One of the things I like best about living in a metro area this size is the way the various ethnicities assert themselves. Columbus, while no tank town, is (or was) a place where a certain mushy pan-European generic culture stamps out the details of what it means to be, say, of Greek heritage (except during Greekfest). Fort Wayne’s foundation of German bloodstock eclipses all but a few other early-immigrant groups. (One of these is the Macedonian community, but they sort of stamped themselves out by invading the restaurant trade, where they proved excellent hosts mainly by offering what you like, not their own tastes.) The preceding is obviously a little like painting a portrait with a whitewashing brush, and I’ll disavow all of it soon enough.
But I’m always pleased to do my holiday shopping here and see details of old-country culinary culture I thought had been long-forgotten — Easter cakes made in the shape of a lamb, corned beef by the truckload for St. Patrick’s Day, paczki for Fat Tuesday, kosher-for-Passover Coca-Cola, tamales at Christmastime in Mexicantown. Of late the big meat mall at Eastern Market is selling chitterlings by the truckload. Every vendor is having a special, and hand-lettered signs are everywhere. (No one can agree on a spelling: chitterlings, chittlins, chit’lins, chittins.) It seems to be a seasonal thing, although whether it’s connected to Thanksgiving, Christmas or cold weather in general is hard to say. (I should learn to check the Google first — it is, indeed, a pan-cold-weather-holiday thing.)
I recall a passage from “Gone With the Wind” (the novel) where Scarlett, in the grip of post-war hunger at Tara, finds herself fantasizing over the bounty of years gone by, when at hog-killing time the results would be shared from the big house to the slave quarters. Obviously the white folks claimed the ham and bacon, but there was offal — the chitterlings, maws another other queasy-making parts — for the Negroes. It’s always interesting to me how many cultures still eat the foods of poverty and deprivation long after they no longer need to. (Someday I’ll publish this as a scholarly thesis called, simply, “Lutefisk: WTF?”) Personally, I think nothing short of starvation would get me to eat a pig’s intestines, but like Barack Obama and gay marriage, I’m always willing to be persuaded otherwise.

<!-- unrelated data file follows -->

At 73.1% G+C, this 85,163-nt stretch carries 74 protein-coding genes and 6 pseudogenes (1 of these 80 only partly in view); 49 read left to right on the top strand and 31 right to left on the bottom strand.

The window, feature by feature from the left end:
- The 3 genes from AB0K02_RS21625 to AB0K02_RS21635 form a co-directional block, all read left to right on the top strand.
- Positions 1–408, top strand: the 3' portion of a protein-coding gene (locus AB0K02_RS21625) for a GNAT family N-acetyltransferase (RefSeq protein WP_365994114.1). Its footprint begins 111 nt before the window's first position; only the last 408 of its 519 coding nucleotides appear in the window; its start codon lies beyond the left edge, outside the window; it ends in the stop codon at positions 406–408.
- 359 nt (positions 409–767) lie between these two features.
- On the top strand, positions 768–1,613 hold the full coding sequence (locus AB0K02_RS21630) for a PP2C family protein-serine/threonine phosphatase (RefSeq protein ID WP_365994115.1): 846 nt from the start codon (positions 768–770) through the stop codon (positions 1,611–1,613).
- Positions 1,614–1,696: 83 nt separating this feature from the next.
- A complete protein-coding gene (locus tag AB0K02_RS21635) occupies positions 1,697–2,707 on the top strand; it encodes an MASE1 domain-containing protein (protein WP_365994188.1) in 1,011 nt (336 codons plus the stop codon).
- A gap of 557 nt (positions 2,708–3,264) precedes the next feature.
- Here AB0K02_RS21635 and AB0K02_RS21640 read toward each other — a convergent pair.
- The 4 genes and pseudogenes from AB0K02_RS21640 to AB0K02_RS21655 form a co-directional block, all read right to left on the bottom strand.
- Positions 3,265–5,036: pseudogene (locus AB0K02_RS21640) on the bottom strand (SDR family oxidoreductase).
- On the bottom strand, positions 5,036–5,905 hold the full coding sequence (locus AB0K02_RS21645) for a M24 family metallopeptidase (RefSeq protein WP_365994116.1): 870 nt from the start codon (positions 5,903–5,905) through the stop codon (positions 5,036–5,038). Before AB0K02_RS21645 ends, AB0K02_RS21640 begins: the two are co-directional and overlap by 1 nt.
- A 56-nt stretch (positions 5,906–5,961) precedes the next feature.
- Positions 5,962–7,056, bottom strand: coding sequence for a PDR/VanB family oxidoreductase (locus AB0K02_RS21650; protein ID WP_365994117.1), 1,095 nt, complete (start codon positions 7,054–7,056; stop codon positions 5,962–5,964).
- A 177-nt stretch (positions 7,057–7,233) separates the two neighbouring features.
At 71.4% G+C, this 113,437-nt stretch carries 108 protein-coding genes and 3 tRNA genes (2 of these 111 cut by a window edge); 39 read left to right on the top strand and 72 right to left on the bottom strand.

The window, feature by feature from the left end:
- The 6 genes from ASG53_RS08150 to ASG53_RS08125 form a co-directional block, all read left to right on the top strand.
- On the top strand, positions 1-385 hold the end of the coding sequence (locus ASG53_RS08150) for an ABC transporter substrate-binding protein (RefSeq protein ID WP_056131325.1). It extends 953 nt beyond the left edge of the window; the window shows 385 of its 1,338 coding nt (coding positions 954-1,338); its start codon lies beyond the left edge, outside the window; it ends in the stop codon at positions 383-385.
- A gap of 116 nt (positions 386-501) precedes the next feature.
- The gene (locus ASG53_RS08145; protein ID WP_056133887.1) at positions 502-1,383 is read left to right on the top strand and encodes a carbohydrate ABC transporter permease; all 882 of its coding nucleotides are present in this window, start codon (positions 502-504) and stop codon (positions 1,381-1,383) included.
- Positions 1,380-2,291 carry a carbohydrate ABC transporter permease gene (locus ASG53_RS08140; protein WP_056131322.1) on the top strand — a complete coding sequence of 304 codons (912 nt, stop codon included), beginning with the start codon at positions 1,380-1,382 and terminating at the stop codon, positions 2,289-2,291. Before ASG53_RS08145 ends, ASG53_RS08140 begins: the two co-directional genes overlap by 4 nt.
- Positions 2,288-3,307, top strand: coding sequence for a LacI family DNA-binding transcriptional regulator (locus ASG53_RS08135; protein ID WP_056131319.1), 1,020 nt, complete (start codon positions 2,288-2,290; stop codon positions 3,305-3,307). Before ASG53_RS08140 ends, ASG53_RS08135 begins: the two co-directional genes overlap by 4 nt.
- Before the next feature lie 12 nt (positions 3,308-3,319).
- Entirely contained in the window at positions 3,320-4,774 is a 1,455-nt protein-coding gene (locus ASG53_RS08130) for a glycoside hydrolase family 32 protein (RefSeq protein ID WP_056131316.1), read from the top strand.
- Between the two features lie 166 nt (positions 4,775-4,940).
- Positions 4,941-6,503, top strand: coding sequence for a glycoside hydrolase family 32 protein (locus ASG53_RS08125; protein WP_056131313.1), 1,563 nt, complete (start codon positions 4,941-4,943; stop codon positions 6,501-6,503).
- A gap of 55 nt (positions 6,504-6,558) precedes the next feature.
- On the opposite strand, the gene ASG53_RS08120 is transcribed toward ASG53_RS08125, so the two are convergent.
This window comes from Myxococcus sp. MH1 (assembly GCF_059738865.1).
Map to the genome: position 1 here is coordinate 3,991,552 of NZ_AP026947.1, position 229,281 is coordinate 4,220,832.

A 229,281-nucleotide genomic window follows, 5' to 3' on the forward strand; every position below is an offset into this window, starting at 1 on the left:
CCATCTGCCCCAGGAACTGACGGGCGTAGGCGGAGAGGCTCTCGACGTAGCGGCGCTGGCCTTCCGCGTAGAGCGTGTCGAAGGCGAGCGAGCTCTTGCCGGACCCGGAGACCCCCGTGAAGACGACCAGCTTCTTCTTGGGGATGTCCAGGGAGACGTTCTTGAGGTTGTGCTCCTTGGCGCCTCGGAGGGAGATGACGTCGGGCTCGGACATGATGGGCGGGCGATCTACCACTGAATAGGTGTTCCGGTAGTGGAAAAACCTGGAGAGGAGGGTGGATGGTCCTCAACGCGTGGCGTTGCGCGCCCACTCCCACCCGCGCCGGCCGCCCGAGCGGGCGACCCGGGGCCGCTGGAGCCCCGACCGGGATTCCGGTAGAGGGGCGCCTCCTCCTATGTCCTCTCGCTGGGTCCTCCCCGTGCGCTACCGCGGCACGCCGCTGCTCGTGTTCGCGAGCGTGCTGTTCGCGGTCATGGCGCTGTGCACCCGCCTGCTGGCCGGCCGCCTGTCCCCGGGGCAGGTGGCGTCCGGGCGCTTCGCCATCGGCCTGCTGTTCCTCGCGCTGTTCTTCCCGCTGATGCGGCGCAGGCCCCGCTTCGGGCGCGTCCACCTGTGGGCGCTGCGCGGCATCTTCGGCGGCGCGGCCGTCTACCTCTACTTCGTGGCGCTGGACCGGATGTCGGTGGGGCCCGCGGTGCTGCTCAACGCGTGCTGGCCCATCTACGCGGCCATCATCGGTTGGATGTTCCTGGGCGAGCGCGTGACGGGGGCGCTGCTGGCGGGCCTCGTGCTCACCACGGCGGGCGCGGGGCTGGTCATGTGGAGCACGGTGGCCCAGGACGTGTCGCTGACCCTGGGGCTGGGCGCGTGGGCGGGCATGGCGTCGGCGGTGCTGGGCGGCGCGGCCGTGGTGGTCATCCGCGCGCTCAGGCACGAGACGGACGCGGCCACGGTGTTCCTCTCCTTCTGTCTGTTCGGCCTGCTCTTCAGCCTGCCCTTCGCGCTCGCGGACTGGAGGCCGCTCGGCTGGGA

Thanksgiving is a great blank canvas for ethnic cuisine in general. I stood in line behind a black woman in September who was buying a bushel of assorted greens at a bargain prices, and told the seller she would cook and freeze it all for Thanksgiving. One of my favorite Sopranos episodes is the one where Paulie Walnuts lays out the typical Italian-American Thanksgiving feast, starting with antipasto, manicotti, “and then the bird.” So maybe chitterlings have a place there. All I know is, if you’re interested, they’re having lots of sales downtown.
Thanks for all the birthday greetings yesterday. The day was pretty average for my own natal day, which I’ve de-emphasized in recent years. I got a chocolate-raspberry cake, yum, and Mark Bittman’s “How to Cook Everything Vegetarian.” Which I asked for. A good day.
Despite my brief sojourn as a sports copy editor, I didn’t know why so much attention was being paid to whether the disgraceful Lions would sell out Ford Field for their traditional Thanksgiving game. (That’s because my time reading sports copy ended when I stopped being paid to do so.) They finally did, barely, probably by handing out tickets to the homeless guys who panhandle on the freeway ramps. Now I know why: If they don’t sell out, there’s no TV broadcast, and that — the broadcast — is an important part of many Thanksgiving traditions, not only here but around the country. So, whew: We can still watch the Lions on TV tomorrow. At 0-11, they’re playing the Titans, who are 10-1. There was some hope Tennessee would win last week, so we’d get that symmetry thing going: 0-11 vs. 11-0. That would be the last symmetry such a matchup would yield, as the Lions suck so badly this year they need a new word for it, and the score will probably be 425-3. You can watch the game on TV, or let Detroitist live-blog it for you.
Maybe if he’d said “asshole” and “tyrant,” he could have killed the guy: Dubious Seattle Times story tries to draw a line between a heckler and the collapse last week of U.S. Attorney General Michael Mukasey.
Have a good weekend, all. I think I’ll take tomorrow and Friday off — unless the mood strikes me otherwise. I expect we’ll be seeing “Twilight” at some point, even though I’d rather take Kate to see “Milk.” Anyway, we won’t be seeing “Australia,” although I loved Hank Stuever’s capsule description via his Facebook status: “It’s a movie about Hugh Jackman’s chest, and some other stuff around him.” And what a chest!
Be thankful for something tomorrow. You know you have a long list.